On the weekend, I went to Bunnings. Not being a fan of ‘Do it yourself’, a visit to a shop like Bunnings can send me into a cold shiver! Love the plants, not sure about the rest of place! However, sometimes you just have to go!
What I find refreshing about hardware stores is their marketing – yep hardware stores have good marketing! In my eyes and, I believe many others, most hardware stores sell the same stuff. They might have a few different brands, but overall, it’s the same products to help you around the house and garden. Being a very competitive market has meant they have had to work hard to differentiate themselves, and I believe a couple of them have done a great job of that. Bunnings and Home Hardware. What’s so good about their marketing I hear you ask?
It’s what they say about themselves!
Bunnings – Lowest prices are just the beginning.
Home Hardware – Go where the tradies go.
Both articulate their value differently. One focuses on prices, the other on expertise.
Can you see how easily they have achieved this? Both businesses deliver a similar product, but both have very different marketing approaches.
Why am I talking hardware stores? Because, similar to hardware stores, the majority of advice businesses do offer the same solutions. One of the challenges some financial advice businesses struggle with is differentiating themselves from all the others.
In the past, I’ve talked about using client stories to help articulate your difference; using a current scenario to explain the value you can add to clients.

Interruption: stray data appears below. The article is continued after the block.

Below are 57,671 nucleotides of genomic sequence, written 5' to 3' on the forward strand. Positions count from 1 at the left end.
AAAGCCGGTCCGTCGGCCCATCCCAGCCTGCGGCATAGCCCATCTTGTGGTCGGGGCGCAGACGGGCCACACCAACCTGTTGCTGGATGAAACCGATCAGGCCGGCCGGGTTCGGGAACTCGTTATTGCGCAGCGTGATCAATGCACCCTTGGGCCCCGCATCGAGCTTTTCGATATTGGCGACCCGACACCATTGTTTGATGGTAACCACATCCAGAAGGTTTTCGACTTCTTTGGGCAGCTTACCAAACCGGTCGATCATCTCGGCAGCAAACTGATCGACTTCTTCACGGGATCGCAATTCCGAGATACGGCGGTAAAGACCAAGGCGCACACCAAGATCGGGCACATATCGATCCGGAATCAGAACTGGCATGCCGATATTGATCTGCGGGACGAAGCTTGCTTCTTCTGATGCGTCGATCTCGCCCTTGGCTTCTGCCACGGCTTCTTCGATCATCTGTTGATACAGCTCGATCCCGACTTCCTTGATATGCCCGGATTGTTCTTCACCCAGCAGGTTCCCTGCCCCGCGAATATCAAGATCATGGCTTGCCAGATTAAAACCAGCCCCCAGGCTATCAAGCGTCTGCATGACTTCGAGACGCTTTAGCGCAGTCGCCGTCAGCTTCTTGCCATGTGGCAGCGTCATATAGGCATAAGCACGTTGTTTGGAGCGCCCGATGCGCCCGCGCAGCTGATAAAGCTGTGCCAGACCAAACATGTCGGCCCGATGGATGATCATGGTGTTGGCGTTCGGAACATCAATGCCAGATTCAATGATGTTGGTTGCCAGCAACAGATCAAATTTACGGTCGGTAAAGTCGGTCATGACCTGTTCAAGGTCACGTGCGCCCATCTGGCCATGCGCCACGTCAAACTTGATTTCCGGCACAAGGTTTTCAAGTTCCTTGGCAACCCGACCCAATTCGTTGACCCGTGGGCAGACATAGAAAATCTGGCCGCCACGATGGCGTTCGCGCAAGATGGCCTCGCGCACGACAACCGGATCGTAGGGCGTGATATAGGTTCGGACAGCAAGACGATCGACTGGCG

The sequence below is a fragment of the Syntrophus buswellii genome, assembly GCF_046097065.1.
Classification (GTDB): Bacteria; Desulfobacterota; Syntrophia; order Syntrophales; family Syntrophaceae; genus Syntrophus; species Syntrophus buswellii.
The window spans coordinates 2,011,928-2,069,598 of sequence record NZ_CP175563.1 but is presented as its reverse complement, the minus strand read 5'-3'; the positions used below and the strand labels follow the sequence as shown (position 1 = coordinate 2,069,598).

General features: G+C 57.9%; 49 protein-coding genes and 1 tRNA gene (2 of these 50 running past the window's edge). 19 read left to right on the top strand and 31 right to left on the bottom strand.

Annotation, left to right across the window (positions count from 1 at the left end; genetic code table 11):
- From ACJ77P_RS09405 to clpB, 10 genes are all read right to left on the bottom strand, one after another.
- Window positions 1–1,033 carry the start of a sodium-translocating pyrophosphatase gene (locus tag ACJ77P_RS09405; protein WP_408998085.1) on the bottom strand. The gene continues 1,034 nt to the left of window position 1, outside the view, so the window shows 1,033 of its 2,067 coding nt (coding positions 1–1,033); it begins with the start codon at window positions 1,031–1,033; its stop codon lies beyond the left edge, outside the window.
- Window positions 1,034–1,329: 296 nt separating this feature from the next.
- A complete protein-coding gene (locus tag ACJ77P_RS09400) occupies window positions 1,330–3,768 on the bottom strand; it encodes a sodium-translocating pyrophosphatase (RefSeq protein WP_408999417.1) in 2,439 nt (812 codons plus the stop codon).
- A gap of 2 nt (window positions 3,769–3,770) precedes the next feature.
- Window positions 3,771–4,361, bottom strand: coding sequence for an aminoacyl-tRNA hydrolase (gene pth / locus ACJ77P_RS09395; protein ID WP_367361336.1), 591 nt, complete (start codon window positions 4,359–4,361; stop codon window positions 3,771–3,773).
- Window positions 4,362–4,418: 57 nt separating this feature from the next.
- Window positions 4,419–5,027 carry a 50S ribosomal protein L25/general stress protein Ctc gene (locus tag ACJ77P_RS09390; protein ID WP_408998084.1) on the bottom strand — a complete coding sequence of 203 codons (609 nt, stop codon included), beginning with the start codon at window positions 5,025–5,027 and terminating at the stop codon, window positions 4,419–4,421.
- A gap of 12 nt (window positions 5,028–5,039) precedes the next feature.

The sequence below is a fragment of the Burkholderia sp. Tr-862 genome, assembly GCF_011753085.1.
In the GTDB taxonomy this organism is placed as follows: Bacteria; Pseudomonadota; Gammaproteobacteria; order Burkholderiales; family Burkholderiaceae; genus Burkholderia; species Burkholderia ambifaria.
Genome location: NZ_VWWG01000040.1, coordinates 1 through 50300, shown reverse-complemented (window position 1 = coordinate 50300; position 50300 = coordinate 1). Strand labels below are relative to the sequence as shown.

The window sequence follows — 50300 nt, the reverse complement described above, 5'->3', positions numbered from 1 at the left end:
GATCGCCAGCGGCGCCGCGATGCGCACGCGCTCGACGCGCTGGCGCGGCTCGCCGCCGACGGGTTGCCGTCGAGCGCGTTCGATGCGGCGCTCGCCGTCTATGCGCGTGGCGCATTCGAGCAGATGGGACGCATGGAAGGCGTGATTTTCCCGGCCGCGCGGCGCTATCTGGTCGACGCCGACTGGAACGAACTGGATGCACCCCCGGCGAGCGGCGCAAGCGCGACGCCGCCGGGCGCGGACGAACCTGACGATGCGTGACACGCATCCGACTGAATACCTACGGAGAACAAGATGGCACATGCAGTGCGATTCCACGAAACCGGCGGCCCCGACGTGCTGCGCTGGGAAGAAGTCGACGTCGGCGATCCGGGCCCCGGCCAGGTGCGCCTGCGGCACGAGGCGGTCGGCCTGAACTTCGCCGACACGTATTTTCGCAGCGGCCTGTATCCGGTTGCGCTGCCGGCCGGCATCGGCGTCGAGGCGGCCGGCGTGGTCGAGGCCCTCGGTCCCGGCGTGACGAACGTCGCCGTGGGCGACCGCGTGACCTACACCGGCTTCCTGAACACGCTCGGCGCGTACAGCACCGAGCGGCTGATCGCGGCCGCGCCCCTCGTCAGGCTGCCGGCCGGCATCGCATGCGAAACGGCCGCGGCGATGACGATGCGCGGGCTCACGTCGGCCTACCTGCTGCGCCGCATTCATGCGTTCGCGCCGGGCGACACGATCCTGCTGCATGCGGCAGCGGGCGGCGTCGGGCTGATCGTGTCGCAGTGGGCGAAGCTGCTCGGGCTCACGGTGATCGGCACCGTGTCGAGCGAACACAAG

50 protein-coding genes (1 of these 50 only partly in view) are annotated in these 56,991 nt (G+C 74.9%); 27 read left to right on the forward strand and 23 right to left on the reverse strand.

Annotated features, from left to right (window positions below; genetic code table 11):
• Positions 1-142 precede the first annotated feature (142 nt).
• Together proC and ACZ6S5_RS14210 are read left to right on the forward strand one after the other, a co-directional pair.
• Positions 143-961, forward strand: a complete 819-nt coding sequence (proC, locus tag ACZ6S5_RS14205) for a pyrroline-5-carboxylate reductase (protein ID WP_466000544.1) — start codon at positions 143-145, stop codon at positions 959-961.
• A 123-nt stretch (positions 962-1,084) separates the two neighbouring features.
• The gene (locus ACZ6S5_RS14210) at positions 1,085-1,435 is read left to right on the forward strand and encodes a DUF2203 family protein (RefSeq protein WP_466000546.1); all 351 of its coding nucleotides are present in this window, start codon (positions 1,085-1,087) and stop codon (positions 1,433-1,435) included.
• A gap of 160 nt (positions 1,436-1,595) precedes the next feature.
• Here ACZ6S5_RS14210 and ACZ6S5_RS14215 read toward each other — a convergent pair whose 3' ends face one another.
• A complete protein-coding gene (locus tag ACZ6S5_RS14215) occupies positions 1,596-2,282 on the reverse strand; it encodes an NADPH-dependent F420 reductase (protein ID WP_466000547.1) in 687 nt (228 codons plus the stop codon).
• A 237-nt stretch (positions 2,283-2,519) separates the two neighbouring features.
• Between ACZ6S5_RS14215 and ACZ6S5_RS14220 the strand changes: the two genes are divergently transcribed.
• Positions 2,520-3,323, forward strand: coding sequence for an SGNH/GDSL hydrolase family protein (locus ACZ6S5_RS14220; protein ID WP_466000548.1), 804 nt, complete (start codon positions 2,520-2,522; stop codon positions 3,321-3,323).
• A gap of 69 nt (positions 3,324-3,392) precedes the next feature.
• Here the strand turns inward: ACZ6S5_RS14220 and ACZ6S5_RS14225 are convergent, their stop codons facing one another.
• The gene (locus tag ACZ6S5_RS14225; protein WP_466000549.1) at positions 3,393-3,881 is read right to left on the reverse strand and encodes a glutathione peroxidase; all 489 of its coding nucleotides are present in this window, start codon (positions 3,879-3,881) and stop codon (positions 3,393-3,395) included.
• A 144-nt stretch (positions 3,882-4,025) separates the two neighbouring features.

Another very useful method that you can start working on in your business right now is how you describe your business.
For example, consider these two examples below:
The question is, “What does your business do?”
“We develop financial solutions for the needs of our clients. We work with them to achieve their goals and give them financial freedom. We’ve been around for 20 years and enjoy working with our clients to help develop their plan and manage their financial implementation.”
“We work with clients who are thinking about retirement. We help them with issues such as, will they have enough money to retire on when they want to retire, how to actually transition to retirement, how will they work with Centrelink, selling assets if required, overall, helping them with their total retirement planning.”
Can you see, how business one talks about the general and business two speaks of the specifics? Business one might be able to help pre-retires, and I suspect probably could. However, they didn’t say that. In fact, they didn’t say much at all.
There are three goals you want to achieve when articulating your value:
1. To be remembered.
2. To be understood.
3. To be introduced/referred.
Business number two can achieve that. They will be remembered for working with pre-retires who are looking for advice about moving into retirement.
Business number one has a formidable chance of being forgotten because they are too general and haven’t given anyone anything to grasp on to and remember easily.
I appreciate that many Financial Advisers feel that if they target a particular demographic or niche area that they may not get enough clients. I can tell you from experience and education; that is not the case. The more specific you are, in today’s world, the better your business will be.
A single way to differentiate and stand out, is to work on the words that come out when people ask, “What does your business do/what do you do?’
Remember the three goals. How does your business explanation achieve these aims?
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